Portable Signal for Windows 1.39.5 (x64) Multilingual
Privacy-focused and secure messaging applications are not a novelty. Be that as it may, they’re still not widely used, since we all know what advantages other, more mainstream platforms bring to the table.
The thing is, all those advantages come at a great cost usually in the form of our privacy and personal data.
Nowadays, there are a couple of good options when it comes to highly secure messaging apps, but probably none more popular than Signal Portable.
State-of-the-art end-to-end encryption (powered by the open source Signal Protocol) keeps your conversations secure. We can’t read your messages or listen to your calls, and no one else can either. Privacy isn’t an optional mode — it’s just the way that Signal works. Every message, every call, every time.
There are no ads, no affiliate marketers, and no creepy tracking in Signal. So focus on sharing the moments that matter with the people who matter to you.
Signal is an independent nonprofit. We’re not tied to any major tech companies, and we can never be acquired by one either. Development is supported by grants and donations from people like you.
What is Signal?
Signal is a secure and open-source messaging with a strong inclination towards privacy protection enforced by one of, if not the best encryption algorithms out there called Signal Protocol.
The platform was founded in 2013 by Matthew Rosenfeld, founder of Open Whisper Systems. Everything is founded by the Signal Technology Foundation (Signal Foundation), a fully independent non-profit organization, and, might we add, with no links to major tech companies.
Getting started with Signal
Signal Portable features bespoke, secure, and cross-platform clients for the most popular phone platforms such as iOS and Android, as well as Windows, macOS, and Linux.
First, you’ll have to install Signal on either your iOS or Android device. Next, follow the on-screen instructions to complete the registration process which involves you having to enter your phone number (used to, receiving a unique access code that you’ll have to enter within the app, and that’s about it.
Please note that the phone number is used to link up your contacts and that the whole service works using the Internet. Furthermore, you can only contact and chat with people in your Contacts who themselves have Signal installed.
Installing Signal Desktop on a Windows device or on macOS is done with no more than a few clicks. Because your phone number is the only way for the app to identify you, you need to link your account (from your phone) to Signal Desktop. Don’t worry, the process is quite straightforward, as it only requires you to scan the QR code that Signal Desktop displays when you launch the app for the first time.
What makes Signal worth your attention?
There are a lot of benefits that Signal Portable brings to the table. Security-wise, the Signal protocol is generally considered to be the most secure protocol out there. So much so that other messaging platforms have recently implemented it. Some of the biggest names include Facebook Messenger, Skype, and WhatsApp.
However, when it comes to privacy trust is a big factor, and there’s also a discussion about the collected data. Thankfully, Signal only records a fraction of the information when compared to other messaging platforms (we’ll talk about this point a bit later in the review).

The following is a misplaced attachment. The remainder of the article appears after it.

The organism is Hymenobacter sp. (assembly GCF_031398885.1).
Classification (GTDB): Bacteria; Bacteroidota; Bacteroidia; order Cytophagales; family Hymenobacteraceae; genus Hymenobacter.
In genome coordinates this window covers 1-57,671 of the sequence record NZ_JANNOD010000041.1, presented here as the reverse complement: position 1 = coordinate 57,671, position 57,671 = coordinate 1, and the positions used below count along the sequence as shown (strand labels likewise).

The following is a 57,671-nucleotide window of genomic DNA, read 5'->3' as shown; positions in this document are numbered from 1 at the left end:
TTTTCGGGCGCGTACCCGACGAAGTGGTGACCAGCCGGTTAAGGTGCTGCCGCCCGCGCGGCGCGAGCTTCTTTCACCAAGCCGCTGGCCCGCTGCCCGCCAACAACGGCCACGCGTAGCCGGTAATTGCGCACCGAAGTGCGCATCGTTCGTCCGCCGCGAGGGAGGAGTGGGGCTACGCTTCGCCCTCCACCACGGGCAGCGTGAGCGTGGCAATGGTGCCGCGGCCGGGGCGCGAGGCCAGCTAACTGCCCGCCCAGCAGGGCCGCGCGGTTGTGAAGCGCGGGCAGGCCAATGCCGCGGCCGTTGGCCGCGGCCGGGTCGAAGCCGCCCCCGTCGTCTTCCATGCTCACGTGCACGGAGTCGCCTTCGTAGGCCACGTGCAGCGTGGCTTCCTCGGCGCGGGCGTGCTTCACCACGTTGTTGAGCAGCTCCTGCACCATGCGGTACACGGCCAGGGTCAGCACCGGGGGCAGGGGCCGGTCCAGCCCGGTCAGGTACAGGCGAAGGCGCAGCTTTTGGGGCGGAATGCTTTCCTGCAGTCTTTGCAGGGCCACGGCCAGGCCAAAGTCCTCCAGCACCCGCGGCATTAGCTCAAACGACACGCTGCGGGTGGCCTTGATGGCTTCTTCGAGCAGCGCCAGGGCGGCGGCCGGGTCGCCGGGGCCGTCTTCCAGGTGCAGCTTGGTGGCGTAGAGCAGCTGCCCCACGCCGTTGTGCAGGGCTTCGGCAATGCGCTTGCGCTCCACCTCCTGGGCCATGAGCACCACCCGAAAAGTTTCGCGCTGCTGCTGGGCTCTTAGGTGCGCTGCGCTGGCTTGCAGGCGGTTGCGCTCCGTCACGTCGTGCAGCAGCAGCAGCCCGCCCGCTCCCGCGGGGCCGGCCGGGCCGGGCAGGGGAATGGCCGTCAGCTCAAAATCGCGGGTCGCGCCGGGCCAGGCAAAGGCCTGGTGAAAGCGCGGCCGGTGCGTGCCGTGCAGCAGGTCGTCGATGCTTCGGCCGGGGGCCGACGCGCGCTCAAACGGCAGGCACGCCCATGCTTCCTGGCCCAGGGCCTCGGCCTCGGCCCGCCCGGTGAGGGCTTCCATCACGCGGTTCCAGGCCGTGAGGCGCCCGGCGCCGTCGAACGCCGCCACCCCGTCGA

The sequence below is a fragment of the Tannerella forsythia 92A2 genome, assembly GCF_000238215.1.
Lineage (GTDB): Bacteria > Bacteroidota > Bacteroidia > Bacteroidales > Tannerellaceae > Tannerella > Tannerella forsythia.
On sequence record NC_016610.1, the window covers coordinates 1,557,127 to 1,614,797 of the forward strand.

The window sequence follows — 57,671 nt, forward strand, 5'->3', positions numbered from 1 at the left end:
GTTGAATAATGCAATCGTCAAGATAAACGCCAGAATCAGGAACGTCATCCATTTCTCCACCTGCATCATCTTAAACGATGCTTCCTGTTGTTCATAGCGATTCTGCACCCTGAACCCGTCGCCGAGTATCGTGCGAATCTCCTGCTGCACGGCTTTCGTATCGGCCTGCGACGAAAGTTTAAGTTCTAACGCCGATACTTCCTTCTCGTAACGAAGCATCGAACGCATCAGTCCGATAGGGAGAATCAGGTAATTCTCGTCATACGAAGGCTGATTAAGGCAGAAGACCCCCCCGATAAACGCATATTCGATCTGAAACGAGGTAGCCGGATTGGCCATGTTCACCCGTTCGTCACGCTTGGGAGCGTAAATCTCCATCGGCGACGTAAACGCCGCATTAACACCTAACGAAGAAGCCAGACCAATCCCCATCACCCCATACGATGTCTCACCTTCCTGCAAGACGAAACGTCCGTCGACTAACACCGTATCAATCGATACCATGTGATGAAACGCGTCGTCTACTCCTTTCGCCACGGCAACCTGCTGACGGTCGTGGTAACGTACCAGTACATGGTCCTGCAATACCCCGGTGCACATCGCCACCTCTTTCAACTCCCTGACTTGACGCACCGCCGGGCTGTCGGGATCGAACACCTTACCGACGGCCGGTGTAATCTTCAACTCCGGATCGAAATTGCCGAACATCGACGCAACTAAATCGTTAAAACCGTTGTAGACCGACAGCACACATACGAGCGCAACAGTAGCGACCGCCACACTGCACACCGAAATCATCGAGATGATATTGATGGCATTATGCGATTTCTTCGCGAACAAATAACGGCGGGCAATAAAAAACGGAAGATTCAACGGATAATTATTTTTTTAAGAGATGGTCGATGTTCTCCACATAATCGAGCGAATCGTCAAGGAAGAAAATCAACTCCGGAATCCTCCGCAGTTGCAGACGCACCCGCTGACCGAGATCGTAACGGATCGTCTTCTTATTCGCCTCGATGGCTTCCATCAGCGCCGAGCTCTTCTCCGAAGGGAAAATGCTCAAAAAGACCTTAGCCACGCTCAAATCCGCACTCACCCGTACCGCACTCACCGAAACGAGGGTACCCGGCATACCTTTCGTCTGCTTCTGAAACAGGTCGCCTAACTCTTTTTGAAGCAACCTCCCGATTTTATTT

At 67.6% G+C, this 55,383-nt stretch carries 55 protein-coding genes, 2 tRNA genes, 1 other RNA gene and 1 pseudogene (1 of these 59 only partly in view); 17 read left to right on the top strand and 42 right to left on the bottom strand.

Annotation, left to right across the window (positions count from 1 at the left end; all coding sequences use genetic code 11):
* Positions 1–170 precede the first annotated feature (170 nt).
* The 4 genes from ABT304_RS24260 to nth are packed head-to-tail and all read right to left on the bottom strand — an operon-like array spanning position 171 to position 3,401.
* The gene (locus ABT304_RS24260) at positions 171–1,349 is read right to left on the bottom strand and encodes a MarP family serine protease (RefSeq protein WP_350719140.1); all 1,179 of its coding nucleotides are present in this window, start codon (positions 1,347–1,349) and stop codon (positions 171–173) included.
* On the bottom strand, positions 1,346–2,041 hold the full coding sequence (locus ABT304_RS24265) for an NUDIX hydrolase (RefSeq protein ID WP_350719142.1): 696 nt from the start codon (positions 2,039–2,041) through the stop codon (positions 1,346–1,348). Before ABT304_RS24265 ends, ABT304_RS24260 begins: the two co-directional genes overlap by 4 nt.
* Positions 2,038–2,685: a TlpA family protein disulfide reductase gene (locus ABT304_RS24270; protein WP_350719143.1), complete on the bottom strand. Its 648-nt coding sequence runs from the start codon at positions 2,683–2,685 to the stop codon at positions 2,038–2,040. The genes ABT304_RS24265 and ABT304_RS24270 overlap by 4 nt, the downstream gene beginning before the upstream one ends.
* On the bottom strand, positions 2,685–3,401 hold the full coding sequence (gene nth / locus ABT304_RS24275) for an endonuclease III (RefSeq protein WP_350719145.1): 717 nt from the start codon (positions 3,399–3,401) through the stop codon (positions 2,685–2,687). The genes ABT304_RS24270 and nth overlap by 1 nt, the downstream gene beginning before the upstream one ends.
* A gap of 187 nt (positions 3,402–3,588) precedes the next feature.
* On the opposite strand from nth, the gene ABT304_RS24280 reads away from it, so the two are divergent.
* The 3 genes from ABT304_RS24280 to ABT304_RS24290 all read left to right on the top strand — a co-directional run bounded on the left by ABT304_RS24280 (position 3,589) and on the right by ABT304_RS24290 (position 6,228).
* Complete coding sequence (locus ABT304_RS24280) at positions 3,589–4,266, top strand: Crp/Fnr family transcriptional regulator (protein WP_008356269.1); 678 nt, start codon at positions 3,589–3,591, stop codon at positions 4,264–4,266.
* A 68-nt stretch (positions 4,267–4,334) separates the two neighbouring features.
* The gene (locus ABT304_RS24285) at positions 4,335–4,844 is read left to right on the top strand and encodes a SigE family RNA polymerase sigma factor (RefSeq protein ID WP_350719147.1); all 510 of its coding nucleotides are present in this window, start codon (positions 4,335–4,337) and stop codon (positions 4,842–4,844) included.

The main benefit of Signal Portable is of course related to the fact that it uses end-to-end encryption. Messages are encrypted on your phone, tablet, or computer (in the case of Signal Desktop) before being sent, and only the recipient can decrypt them.
Another great benefit of Signal is the fact that everything is open-source. This means that the code can be independently audited by literally anyone, competent parties included.
What about data collection?
If you’re worried about potential data being collected, then don’t. As mentioned before data is store in encrypted form on your devices.
The only bit of relevant information stored on the Signal servers for each account is the phone number required you registered with, the specific date and time you joined Signal, and the last log-in date.
If you’re really worried about your telephone number being used for this purpose, then rest assured that there’s a work-around even for that. Just look at a tutorial online.
If you’re the type that has a passion for research, then know that the service is fully GDPR compliant, and you can look up many of the published transparency reports for Signal, all publicly available on the Internet.
Privacy is nice, but what about features?
Even though Signal’s main mission is to offer an arguably air-tight security messaging experience, you can rest assured that it doesn’t compromise in terms of features.
You can share text, voice messages, photos, videos, GIFs, emojis, stickers, and files at no cost. You can make audio or video calls, create chat groups, connect with your friends, family, and coworkers as easily as you would by using any modern messaging app.
Signal also features disappearing messages (messages that will self-destruct). You can set messages to disappear from both you and the recipient’s device after a custom amount of time.
The interface for both mobile and desktop apps is not spectacular in terms of looks (not that it should be sparkly and eye-catching), but everything is where it should be.
Both mobile and desktop clients are remarkably user-friendly, making it perfect for a broad range of people.
- We fixed a bug that occurred after first setting up Signal Desktop where the initial messages in a “Note to Self” conversation didn’t work. Now you’ll only see mistakes when you talk to yourself if you make them yourself.
- Link previews for YouTube Music no longer end on a bad note.